WITH its rolling green hills ideal for livestock farming, especially lamb, to its reputation for excellent cheeses and independent micro-breweries, North East Wales should be the ideal destination for any foodie.

But the feeling remains that this corner of the Principality is perhaps less visited than others, despite the unspoilt beauty of the Clwydian Range, the Dee Estuary and the county's many pretty market towns and villages.

One woman hoping to change this is Hannah Blythyn AM, who later this month, will welcome representatives from the region's successful food and drink sector to showcase their products in a special Assembly event.

As part of the Year of Discovery in Wales, the Assembly Member for Delyn is holding a Discover North East Wales event at the Senedd on Wednesday, June 26, to shine a spotlight on the expanding culinary sector as part of the region's wider tourism offer.

2019 marks the Year of Discovery in Wales, focusing on exploring and uncovering the culture, adventure and landscapes that are unique to this part of the world. The Year of Discovery is the latest in a series of themed years launched by the Welsh Government to promote Wales' tourism offer under a unified approach for the first time. Following the success of the first Year of Adventure in 2016, a continuation of the approach was confirmed with 2019 designated as Year of Discovery, which will build on the three themes of adventure, culture and the great outdoors.

"North East Wales is home to some of the most successful and unique food and drink producers anywhere in the country," says Hannah as we chat in her offices in Flint. "It is a really growing industry and an important sector to our economy in terms of the jobs it provides."

She agrees that North East Wales suffers from an image problem when it comes to comparison with its more illustrious neighbours in Snowdonia or along the coast.

"I think when people think about North Wales they often just think about Snowdonia, but we've got so much to offer in this corner and this is a real opportunity to showcase what we've got at the Senedd."

The event will hear from guest speakers Lesley Griffiths AM, Minister for Environment, Energy and Rural Affairs - who has responsibility for the food and drink sector within Welsh Government - and Ken Skates AM, Minister for Economy and Transport, and the Minister for North Wales.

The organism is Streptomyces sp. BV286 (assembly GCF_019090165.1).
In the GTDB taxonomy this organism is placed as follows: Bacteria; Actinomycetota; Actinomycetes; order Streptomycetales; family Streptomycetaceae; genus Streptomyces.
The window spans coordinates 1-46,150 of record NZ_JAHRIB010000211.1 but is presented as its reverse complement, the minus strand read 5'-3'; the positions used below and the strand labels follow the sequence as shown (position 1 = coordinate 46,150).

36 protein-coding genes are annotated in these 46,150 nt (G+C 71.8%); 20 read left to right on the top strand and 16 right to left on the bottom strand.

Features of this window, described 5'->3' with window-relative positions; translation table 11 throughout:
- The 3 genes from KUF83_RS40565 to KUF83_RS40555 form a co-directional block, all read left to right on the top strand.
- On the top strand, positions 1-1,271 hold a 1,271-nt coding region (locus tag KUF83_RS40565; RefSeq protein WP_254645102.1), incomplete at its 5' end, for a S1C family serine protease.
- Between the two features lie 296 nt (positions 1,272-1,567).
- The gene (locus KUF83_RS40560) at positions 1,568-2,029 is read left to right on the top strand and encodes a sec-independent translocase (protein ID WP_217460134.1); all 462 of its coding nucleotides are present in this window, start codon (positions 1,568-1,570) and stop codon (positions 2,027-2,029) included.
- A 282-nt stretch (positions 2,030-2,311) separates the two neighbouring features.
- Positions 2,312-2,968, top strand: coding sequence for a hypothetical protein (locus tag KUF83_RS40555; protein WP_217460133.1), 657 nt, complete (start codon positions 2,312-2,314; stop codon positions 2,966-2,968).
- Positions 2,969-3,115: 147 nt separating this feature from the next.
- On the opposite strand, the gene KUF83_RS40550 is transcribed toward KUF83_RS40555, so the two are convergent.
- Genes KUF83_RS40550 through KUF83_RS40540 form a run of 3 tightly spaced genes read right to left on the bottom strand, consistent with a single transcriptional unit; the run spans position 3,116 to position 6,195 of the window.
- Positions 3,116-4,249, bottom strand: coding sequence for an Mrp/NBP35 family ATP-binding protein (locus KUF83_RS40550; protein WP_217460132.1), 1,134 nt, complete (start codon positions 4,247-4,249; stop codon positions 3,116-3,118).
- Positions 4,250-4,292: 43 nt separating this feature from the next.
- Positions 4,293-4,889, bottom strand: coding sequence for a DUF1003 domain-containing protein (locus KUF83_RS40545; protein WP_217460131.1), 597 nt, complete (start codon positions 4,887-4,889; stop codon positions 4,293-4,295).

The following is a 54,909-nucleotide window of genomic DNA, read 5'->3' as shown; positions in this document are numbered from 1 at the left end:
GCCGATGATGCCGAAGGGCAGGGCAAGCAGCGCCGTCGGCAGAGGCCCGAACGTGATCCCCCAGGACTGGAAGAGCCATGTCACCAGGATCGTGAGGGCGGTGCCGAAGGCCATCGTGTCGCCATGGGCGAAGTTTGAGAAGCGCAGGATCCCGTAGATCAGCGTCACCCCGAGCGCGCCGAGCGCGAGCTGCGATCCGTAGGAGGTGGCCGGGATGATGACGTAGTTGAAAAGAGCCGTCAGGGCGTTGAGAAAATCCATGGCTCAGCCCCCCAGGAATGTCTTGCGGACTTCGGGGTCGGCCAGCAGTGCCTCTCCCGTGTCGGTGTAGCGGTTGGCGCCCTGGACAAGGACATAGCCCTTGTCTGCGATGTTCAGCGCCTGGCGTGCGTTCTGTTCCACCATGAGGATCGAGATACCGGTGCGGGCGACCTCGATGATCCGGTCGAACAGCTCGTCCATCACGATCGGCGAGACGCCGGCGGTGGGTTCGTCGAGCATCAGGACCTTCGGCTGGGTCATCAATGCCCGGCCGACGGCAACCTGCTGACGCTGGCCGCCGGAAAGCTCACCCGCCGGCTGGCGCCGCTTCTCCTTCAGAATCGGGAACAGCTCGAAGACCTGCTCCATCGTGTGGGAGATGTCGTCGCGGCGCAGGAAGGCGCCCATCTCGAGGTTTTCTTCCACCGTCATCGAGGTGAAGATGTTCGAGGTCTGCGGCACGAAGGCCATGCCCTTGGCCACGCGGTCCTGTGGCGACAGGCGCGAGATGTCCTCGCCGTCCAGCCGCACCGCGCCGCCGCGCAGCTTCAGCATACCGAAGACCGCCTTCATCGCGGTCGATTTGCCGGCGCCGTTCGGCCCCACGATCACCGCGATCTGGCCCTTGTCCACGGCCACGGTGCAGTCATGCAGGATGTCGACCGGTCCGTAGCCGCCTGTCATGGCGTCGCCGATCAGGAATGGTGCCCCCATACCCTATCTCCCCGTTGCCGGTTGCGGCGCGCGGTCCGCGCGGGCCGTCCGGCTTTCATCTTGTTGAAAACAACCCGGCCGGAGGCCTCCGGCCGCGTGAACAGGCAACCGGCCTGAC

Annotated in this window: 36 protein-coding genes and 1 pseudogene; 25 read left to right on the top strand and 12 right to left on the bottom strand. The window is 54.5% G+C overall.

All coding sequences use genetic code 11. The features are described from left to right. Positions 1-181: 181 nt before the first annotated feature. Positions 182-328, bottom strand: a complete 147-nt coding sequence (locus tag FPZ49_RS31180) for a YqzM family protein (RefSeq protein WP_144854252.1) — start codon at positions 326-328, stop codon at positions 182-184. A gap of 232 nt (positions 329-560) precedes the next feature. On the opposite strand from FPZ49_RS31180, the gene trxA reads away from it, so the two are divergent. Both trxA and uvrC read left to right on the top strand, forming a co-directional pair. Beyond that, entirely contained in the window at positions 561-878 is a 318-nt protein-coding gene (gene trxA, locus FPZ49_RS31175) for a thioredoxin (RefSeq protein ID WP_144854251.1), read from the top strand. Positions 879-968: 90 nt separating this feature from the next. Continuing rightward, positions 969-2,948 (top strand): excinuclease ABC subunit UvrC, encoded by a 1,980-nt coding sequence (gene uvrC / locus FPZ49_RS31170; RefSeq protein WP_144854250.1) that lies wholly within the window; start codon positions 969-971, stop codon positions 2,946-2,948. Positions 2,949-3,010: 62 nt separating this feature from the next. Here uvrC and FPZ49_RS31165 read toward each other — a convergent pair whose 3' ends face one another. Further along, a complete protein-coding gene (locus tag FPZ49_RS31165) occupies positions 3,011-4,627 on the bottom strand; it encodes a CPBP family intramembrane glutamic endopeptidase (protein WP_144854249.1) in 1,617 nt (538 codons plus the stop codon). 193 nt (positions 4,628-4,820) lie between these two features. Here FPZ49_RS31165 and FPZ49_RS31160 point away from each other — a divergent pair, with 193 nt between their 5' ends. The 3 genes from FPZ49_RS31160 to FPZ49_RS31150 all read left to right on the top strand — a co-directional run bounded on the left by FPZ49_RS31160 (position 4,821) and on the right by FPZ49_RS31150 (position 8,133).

"We've got the Clwydian Range and the Dee right here on our doorstep and it's all very close to people living throughout the North West of England," continues Hannah. "One of the producers coming with us is Cariad Gin, who make full use of their surroundings by foraging for ingredients in the Clwydian hills. I love that connection to our local landscape."

Hannah, who is from Flintshire and went to school in the constituency she now serves, believes many of the issues surrounding the region's image go back years and need to be reassessed.

"I think traditionally we've always been known more for our industry and we still are," she says. "We have a real jewel in the crown in Airbus but there needs to be a balance between are industrial heritage and the brilliant natural offering on our doorstep and the food and drink sector we are establishing. This is a real opportunity for us to say 'look this is what we are doing here in North East Wales' and help get these producers to make the contacts they need in order to develop their businesses.

"It's not just an opportunity to showcase what these people are making but also an opportunity to speak to organisations like Visit Wales and find out what support is available in order for them to make that next step with their business."

Visitors now expect far more from their destinations and the expectation of quality extends to all aspects of their visit: food, accommodation, information, transport, events, facilities, town centres and the general environment, all form part of crucial considerations in whether to return or not and whether to recommend the area to others.

"Infrastructure is such an important part of promoting a tourism product," agrees Hannah. "We're looking at investment in the A55 especially around its pinch points. Public transport is important too, which is why I've been talking about the potential development of a train station at Greenfield. Even something like signposting needs to be looked at, so if you are driving in the A55 the signposts say you can come off here and visit this place in Flintshire rather than drive straight through to Snowdonia.

"We're a day trip away from huge urban areas across the border like Liverpool and Manchester, so it's also about how market to those cities."

In the interests of research, Hannah has recently visited both Hafod Brewery in Mold and the Clwydian Range Distillery and cites both businesses as the type that can help promote tourism to the region.

"We talked about how they developed their ideas and about where they want to go in the future," she adds. "Since I was elected I've always said I want to serve my community in Delyn, but also promote the whole region of North East Wales and help us make our mark in the heart of democracy. There is so much we can discover on our own doorstep which deserves to be promoted further afield."